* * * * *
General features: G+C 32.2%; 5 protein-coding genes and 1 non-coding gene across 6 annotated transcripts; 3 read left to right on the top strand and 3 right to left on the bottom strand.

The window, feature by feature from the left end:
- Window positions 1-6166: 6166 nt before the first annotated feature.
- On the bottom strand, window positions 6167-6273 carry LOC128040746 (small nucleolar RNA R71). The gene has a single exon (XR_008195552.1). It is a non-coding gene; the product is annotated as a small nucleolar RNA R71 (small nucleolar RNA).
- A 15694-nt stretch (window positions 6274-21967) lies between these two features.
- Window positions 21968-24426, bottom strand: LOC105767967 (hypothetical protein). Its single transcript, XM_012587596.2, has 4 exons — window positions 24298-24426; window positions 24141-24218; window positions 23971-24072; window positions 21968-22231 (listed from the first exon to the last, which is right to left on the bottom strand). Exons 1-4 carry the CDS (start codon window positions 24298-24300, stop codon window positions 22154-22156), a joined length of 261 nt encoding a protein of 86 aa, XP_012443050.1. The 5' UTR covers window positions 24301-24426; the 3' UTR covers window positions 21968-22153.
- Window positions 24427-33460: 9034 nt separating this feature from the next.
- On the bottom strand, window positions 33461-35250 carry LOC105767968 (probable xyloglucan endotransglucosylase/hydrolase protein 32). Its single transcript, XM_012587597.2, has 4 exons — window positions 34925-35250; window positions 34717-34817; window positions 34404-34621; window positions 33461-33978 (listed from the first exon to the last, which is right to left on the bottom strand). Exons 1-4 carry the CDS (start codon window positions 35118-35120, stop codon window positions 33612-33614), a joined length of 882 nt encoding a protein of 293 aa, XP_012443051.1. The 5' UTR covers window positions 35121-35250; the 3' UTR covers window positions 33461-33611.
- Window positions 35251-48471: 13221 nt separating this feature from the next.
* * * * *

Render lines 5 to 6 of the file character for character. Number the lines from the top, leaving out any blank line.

- A 15694-nt stretch (window positions 6274-21967) lies between these two features.
- Window positions 21968-24426, bottom strand: LOC105767967 (hypothetical protein). Its single transcript, XM_012587596.2, has 4 exons — window positions 24298-24426; window positions 24141-24218; window positions 23971-24072; window positions 21968-22231 (listed from the first exon to the last, which is right to left on the bottom strand). Exons 1-4 carry the CDS (start codon window positions 24298-24300, stop codon window positions 22154-22156), a joined length of 261 nt encoding a protein of 86 aa, XP_012443050.1. The 5' UTR covers window positions 24301-24426; the 3' UTR covers window positions 21968-22153.